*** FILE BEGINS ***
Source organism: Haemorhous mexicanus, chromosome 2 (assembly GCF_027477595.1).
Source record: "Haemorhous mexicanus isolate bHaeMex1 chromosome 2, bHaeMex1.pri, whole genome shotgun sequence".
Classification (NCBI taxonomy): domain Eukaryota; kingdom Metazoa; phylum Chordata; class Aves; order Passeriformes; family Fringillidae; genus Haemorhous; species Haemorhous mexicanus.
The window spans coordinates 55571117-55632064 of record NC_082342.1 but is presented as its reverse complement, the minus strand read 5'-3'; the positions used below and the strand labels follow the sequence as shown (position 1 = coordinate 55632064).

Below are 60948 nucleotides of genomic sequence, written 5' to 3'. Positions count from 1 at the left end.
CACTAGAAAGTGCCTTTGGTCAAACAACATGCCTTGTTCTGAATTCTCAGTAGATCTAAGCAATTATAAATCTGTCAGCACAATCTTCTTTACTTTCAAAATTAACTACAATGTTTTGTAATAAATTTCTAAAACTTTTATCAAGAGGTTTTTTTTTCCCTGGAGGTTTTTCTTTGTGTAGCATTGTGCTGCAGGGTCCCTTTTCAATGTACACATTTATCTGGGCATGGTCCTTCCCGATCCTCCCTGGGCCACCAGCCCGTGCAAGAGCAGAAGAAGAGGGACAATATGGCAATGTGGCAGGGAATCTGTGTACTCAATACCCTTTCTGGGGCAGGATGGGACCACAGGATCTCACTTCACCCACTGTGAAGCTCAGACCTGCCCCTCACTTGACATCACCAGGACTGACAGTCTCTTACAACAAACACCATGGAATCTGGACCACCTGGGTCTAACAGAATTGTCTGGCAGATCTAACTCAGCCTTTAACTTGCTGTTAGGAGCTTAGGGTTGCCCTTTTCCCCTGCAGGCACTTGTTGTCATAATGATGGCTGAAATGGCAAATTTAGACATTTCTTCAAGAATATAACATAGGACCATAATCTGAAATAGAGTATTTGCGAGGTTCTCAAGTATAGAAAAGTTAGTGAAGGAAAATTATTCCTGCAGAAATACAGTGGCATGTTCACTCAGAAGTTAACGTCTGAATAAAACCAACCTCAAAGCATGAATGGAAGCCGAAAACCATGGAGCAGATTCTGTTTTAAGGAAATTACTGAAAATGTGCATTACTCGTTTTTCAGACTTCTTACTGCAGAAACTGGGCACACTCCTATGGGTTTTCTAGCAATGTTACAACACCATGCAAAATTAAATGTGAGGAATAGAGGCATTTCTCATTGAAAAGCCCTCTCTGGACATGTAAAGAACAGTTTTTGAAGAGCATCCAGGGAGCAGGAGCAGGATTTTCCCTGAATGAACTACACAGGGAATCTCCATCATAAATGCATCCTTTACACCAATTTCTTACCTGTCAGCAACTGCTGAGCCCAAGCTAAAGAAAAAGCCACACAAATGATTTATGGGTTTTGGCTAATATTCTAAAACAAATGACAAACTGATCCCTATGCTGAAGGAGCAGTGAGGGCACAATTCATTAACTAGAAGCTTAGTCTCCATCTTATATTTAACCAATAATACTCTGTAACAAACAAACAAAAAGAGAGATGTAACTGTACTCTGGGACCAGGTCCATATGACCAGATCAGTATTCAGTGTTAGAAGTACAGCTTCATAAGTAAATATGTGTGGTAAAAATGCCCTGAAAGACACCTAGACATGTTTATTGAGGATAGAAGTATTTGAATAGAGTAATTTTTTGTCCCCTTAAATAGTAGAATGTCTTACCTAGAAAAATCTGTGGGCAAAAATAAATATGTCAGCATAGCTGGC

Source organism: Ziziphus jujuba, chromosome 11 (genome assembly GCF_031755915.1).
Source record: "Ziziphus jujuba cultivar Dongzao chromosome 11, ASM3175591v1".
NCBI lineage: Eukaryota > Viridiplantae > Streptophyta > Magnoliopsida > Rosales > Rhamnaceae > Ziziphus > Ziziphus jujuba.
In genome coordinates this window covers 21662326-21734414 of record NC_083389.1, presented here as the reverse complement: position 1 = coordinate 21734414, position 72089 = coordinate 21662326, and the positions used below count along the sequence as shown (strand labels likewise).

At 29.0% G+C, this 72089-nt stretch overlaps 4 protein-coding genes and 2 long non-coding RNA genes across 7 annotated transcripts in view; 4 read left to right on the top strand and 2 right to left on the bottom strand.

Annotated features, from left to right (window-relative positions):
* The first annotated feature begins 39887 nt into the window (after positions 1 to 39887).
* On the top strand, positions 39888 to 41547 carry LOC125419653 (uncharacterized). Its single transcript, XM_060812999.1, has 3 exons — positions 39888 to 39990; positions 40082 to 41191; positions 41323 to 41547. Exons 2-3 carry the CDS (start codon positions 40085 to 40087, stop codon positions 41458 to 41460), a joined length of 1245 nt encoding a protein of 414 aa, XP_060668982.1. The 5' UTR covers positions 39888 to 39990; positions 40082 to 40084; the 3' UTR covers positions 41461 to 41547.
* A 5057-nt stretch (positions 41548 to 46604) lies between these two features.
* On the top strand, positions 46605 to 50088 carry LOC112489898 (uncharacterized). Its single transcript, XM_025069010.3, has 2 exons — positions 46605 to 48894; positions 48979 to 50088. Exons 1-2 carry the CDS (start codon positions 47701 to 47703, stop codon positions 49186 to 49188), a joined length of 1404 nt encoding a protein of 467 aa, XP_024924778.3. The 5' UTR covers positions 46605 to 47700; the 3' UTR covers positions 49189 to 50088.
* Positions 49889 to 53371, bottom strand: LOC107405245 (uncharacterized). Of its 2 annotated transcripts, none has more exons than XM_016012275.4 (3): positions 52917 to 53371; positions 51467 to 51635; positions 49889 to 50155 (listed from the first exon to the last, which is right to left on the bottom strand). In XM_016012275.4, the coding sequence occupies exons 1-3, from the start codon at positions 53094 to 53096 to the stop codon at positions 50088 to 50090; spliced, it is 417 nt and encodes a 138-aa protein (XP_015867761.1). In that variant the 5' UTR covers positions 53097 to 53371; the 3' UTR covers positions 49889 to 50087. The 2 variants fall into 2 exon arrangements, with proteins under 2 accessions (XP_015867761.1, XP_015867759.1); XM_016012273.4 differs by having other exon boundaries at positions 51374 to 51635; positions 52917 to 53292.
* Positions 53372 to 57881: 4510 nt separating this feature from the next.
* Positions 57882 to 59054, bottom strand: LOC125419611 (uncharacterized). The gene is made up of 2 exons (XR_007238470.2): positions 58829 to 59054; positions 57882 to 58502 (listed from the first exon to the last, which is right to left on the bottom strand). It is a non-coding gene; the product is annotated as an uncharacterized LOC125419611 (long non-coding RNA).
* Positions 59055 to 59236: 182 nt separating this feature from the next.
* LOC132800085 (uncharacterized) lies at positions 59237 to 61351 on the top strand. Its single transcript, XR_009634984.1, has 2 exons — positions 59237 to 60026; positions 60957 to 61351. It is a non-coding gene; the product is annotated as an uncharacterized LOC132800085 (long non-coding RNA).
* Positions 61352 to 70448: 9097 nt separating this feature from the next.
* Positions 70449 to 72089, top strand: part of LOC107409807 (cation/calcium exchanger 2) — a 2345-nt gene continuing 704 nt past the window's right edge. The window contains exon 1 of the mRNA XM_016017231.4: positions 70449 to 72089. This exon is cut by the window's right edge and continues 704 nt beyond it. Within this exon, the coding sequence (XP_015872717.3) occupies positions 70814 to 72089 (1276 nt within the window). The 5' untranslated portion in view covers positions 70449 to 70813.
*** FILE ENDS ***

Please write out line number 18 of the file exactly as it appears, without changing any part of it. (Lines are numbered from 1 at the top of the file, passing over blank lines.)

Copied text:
* Positions 53372 to 57881: 4510 nt separating this feature from the next.